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Safe Travel: Safe Places

28 Apr

Photo: Courtesy of twenty20photos 

Safe Travel: Safe Places

Over a year into the COVID-19 pandemic, many people are caught between desperately wanting to get away and carefully weighing out the safety of doing so. A simple solution? Travel somewhere beautiful, relaxing, and safe: or, in other words, somewhere that has a low COVID-19 case count.  

The Caribbean islands of Anguilla, Saint Kitts and Nevis, Grenada, Dominica, and the British Virgin Islands meet these criteria. Although all of the islands have COVID-19 entry requirements; with stunning beaches, golden sunshine, and low COVID-19 case counts; these Caribbean destinations are appealing getaway options.  

According to Johns Hopkins University data, Anguilla has only had 18 COVID-19 cases to date ( Travelers must be pre-approved to enter and test negative for COVID-19 before arriving, upon landing, and again after a "stay in place" period of either 10 or 14 days (depending on from where travelers are visiting). 

The 100-square-mile island country of Saint Kitts and Nevis has registered 41 COVID-19 cases since the start of the pandemic ( All incoming travelers must be approved to enter and test negative before arriving, including children and vaccinated people.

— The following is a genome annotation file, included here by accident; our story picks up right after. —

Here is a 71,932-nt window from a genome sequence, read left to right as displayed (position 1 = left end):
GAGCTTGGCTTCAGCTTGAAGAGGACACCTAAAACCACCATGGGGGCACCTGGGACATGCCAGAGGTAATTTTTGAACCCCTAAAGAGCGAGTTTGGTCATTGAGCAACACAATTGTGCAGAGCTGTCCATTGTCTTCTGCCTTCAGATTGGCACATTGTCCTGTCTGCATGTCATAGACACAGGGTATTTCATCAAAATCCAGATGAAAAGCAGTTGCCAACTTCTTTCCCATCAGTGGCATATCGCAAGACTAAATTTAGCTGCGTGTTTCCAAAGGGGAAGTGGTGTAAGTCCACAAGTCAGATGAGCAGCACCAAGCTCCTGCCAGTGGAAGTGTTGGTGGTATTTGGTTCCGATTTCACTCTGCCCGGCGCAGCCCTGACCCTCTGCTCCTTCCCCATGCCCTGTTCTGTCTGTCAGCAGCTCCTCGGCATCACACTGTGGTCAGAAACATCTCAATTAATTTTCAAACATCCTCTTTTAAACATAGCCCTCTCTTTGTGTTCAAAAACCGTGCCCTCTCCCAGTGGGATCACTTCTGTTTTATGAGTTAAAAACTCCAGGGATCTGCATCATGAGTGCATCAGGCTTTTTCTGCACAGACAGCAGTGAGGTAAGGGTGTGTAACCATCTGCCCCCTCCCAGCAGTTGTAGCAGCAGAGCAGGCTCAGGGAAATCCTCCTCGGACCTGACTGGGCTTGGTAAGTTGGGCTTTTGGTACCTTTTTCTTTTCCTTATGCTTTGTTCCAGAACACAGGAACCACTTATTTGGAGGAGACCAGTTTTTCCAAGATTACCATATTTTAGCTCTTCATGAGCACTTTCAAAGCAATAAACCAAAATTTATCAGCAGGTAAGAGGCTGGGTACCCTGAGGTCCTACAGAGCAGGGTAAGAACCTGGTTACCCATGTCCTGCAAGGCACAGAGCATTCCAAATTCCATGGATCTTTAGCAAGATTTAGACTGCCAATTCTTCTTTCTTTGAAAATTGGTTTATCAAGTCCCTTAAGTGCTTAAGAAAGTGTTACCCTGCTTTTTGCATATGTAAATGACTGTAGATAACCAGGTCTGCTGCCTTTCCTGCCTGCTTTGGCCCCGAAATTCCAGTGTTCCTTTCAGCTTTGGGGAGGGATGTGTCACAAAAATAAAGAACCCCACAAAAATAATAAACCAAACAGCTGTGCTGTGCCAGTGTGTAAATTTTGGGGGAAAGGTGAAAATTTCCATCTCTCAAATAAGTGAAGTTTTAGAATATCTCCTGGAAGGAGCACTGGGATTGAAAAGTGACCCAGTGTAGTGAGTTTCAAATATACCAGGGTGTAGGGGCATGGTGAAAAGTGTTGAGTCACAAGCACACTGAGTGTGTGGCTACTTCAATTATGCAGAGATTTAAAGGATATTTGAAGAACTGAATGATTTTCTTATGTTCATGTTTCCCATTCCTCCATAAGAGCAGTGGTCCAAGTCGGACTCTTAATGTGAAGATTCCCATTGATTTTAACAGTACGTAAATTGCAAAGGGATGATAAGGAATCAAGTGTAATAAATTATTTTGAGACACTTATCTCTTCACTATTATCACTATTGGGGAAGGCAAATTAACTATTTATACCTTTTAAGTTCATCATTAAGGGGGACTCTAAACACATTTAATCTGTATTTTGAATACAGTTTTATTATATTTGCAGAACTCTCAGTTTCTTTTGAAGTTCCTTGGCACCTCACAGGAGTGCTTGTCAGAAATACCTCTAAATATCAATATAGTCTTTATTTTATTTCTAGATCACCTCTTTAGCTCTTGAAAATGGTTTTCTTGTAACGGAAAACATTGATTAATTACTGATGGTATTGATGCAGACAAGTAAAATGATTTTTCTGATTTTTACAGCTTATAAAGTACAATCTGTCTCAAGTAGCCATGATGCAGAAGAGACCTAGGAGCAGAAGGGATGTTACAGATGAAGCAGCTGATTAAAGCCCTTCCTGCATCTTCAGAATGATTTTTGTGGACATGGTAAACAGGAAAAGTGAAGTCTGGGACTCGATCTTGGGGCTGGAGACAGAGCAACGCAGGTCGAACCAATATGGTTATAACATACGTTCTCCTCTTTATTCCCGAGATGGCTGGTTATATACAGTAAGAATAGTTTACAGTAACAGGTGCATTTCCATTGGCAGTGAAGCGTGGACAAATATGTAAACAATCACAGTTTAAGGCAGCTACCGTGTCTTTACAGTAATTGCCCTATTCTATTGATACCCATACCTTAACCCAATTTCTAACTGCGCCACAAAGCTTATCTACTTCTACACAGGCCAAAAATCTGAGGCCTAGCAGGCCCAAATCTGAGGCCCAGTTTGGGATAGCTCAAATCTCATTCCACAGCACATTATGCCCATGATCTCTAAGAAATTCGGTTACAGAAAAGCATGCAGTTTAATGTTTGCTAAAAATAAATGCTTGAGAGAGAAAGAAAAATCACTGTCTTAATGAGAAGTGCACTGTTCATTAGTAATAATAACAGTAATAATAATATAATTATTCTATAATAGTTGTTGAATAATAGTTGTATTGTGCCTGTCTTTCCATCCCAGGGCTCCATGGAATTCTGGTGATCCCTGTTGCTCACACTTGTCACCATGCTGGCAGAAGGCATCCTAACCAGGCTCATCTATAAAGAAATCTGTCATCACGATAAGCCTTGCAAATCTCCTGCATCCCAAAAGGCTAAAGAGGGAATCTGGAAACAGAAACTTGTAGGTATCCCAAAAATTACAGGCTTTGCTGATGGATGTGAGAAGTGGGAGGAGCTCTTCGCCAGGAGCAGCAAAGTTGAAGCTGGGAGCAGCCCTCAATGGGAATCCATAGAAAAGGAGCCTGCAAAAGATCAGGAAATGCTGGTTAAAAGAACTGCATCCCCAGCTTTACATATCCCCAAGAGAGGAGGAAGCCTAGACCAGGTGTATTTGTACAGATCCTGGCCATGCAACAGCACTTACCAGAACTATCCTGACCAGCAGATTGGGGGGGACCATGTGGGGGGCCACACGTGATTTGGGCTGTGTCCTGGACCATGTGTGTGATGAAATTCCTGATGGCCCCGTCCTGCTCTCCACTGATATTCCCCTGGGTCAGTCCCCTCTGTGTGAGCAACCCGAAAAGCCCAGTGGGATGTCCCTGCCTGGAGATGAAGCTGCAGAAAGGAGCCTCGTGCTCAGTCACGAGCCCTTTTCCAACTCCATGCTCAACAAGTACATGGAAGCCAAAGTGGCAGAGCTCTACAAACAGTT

Home to around 112,000 people, Grenada has confirmed 148 coronavirus cases in total ( Before departing, travelers must book accommodations, register for a certificate to enter, and test negative for COVID-19. After arriving, travelers must quarantine and pass a PCR test on the fifth day, with results about two days later. 

Similar in numbers to Grenada, Dominica has registered 151 total cases ( Travelers from high-risk countries must stay at certified accommodations and take certified transportation to select locations around the island for the initial five to seven days of a trip. Other travelers are "monitored" at their accommodations, which Dominica's tourism authority defines as in-person and phone interviews and assessments. 

With a population of 30,000 people, the British Virgin Islands has 153 confirmed COVID-19 cases. Visitors are required to test upon arrival, download a tracing app (or wear a wristband monitoring device), and quarantine for four days in their hotel or villa.  



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